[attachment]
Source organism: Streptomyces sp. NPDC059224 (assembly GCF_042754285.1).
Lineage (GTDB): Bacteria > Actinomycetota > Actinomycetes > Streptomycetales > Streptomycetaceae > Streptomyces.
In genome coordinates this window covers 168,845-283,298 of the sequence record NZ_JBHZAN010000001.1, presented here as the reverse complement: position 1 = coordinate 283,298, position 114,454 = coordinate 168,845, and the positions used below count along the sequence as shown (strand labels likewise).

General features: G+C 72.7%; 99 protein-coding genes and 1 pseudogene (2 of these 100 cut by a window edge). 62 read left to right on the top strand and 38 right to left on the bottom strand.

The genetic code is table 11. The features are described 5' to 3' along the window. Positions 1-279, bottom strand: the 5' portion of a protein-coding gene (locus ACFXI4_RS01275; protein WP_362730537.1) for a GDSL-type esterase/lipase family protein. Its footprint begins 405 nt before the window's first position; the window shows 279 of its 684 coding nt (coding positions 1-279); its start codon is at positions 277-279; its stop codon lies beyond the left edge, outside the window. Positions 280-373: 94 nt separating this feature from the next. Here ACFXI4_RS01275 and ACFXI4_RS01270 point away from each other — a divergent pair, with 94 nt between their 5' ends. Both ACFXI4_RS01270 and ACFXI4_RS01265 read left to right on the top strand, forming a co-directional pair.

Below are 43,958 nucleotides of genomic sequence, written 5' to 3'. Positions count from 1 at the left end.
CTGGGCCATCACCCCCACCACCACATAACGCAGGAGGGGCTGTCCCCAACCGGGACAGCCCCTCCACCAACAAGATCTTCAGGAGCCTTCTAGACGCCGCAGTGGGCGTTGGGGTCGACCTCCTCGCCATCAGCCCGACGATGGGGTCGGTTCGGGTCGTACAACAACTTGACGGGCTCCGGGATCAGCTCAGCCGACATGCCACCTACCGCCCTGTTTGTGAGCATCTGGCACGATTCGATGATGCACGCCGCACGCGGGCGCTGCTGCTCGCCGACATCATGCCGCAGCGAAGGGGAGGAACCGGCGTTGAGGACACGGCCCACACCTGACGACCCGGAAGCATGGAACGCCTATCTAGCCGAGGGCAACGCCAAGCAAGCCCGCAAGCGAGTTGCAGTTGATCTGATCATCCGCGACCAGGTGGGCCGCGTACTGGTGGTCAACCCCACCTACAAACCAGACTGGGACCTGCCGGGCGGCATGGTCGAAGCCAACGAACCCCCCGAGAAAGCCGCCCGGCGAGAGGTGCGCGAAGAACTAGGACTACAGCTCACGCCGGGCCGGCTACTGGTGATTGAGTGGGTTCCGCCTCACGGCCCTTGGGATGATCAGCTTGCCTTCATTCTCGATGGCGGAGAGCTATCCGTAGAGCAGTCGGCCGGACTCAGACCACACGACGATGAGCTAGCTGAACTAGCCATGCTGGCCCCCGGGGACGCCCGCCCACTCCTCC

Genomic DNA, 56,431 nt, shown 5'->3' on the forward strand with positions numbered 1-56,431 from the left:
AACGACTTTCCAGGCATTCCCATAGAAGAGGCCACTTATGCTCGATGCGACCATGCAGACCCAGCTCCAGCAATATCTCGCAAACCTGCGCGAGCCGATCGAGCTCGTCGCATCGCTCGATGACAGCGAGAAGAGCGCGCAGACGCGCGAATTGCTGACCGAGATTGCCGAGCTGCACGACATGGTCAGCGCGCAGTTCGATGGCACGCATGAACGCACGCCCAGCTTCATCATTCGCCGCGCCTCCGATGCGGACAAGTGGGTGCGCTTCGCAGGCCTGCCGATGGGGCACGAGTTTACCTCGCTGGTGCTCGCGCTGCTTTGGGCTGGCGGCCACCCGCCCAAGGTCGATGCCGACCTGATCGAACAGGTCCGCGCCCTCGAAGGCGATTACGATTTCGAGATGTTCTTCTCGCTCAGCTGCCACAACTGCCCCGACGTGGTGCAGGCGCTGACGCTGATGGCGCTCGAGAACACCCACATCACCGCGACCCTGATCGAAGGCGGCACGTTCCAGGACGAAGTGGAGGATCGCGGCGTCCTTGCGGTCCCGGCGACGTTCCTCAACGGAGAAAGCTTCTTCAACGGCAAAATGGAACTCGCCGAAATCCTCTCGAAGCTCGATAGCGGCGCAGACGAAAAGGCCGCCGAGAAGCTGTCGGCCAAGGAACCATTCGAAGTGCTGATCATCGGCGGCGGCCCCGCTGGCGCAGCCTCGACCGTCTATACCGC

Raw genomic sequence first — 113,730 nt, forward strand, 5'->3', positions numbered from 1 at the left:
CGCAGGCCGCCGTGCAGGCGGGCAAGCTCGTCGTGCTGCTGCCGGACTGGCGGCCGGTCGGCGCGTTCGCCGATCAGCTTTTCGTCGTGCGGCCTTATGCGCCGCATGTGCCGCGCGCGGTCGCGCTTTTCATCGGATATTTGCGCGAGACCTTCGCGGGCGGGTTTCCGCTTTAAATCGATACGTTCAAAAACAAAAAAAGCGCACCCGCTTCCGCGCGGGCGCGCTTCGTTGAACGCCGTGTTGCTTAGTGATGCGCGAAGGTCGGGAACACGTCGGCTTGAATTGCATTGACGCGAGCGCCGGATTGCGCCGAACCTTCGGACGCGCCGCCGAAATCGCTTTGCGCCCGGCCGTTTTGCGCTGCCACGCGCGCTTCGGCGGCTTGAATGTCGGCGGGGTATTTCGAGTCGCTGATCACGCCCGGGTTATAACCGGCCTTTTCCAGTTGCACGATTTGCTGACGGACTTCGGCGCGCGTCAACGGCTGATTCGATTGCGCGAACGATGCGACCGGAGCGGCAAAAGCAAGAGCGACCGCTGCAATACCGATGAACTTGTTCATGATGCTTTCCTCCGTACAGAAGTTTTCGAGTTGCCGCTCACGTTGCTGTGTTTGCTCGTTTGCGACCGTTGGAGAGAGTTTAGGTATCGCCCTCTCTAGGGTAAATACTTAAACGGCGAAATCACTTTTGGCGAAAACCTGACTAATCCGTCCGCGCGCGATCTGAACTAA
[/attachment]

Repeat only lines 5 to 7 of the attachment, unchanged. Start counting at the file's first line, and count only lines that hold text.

The genetic code is table 11. The features are described 5' to 3' along the window. Positions 1-279, bottom strand: the 5' portion of a protein-coding gene (locus ACFXI4_RS01275; protein WP_362730537.1) for a GDSL-type esterase/lipase family protein. Its footprint begins 405 nt before the window's first position; the window shows 279 of its 684 coding nt (coding positions 1-279); its start codon is at positions 277-279; its stop codon lies beyond the left edge, outside the window. Positions 280-373: 94 nt separating this feature from the next. Here ACFXI4_RS01275 and ACFXI4_RS01270 point away from each other — a divergent pair, with 94 nt between their 5' ends. Both ACFXI4_RS01270 and ACFXI4_RS01265 read left to right on the top strand, forming a co-directional pair.

Below are 43,958 nucleotides of genomic sequence, written 5' to 3'. Positions count from 1 at the left end.
CTGGGCCATCACCCCCACCACCACATAACGCAGGAGGGGCTGTCCCCAACCGGGACAGCCCCTCCACCAACAAGATCTTCAGGAGCCTTCTAGACGCCGCAGTGGGCGTTGGGGTCGACCTCCTCGCCATCAGCCCGACGATGGGGTCGGTTCGGGTCGTACAACAACTTGACGGGCTCCGGGATCAGCTCAGCCGACATGCCACCTACCGCCCTGTTTGTGAGCATCTGGCACGATTCGATGATGCACGCCGCACGCGGGCGCTGCTGCTCGCCGACATCATGCCGCAGCGAAGGGGAGGAACCGGCGTTGAGGACACGGCCCACACCTGACGACCCGGAAGCATGGAACGCCTATCTAGCCGAGGGCAACGCCAAGCAAGCCCGCAAGCGAGTTGCAGTTGATCTGATCATCCGCGACCAGGTGGGCCGCGTACTGGTGGTCAACCCCACCTACAAACCAGACTGGGACCTGCCGGGCGGCATGGTCGAAGCCAACGAACCCCCCGAGAAAGCCGCCCGGCGAGAGGTGCGCGAAGAACTAGGACTACAGCTCACGCCGGGCCGGCTACTGGTGATTGAGTGGGTTCCGCCTCACGGCCCTTGGGATGATCAGCTTGCCTTCATTCTCGATGGCGGAGAGCTATCCGTAGAGCAGTCGGCCGGACTCAGACCACACGACGATGAGCTAGCTGAACTAGCCATGCTGGCCCCCGGGGACGCCCGCCCACTCCTCC